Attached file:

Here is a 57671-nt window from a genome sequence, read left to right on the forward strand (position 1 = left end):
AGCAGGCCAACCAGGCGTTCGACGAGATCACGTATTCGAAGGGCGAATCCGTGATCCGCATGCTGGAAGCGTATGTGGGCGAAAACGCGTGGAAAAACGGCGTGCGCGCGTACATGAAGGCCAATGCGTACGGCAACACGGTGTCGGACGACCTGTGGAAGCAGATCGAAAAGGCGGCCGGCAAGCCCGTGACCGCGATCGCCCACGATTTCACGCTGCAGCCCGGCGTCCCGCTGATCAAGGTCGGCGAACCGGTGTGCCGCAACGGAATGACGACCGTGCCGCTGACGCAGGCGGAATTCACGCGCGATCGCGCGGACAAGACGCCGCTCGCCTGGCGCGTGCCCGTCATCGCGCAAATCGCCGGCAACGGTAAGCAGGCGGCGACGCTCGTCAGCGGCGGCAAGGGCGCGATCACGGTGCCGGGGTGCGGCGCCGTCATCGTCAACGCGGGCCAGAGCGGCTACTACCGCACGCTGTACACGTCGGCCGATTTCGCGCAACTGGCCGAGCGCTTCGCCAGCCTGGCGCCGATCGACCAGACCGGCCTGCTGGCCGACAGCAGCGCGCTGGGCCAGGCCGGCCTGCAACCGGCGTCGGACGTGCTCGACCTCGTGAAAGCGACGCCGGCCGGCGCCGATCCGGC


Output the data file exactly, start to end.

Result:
Here is a 57671-nt window from a genome sequence, read left to right on the forward strand (position 1 = left end):
AGCAGGCCAACCAGGCGTTCGACGAGATCACGTATTCGAAGGGCGAATCCGTGATCCGCATGCTGGAAGCGTATGTGGGCGAAAACGCGTGGAAAAACGGCGTGCGCGCGTACATGAAGGCCAATGCGTACGGCAACACGGTGTCGGACGACCTGTGGAAGCAGATCGAAAAGGCGGCCGGCAAGCCCGTGACCGCGATCGCCCACGATTTCACGCTGCAGCCCGGCGTCCCGCTGATCAAGGTCGGCGAACCGGTGTGCCGCAACGGAATGACGACCGTGCCGCTGACGCAGGCGGAATTCACGCGCGATCGCGCGGACAAGACGCCGCTCGCCTGGCGCGTGCCCGTCATCGCGCAAATCGCCGGCAACGGTAAGCAGGCGGCGACGCTCGTCAGCGGCGGCAAGGGCGCGATCACGGTGCCGGGGTGCGGCGCCGTCATCGTCAACGCGGGCCAGAGCGGCTACTACCGCACGCTGTACACGTCGGCCGATTTCGCGCAACTGGCCGAGCGCTTCGCCAGCCTGGCGCCGATCGACCAGACCGGCCTGCTGGCCGACAGCAGCGCGCTGGGCCAGGCCGGCCTGCAACCGGCGTCGGACGTGCTCGACCTCGTGAAAGCGACGCCGGCCGGCGCCGATCCGGC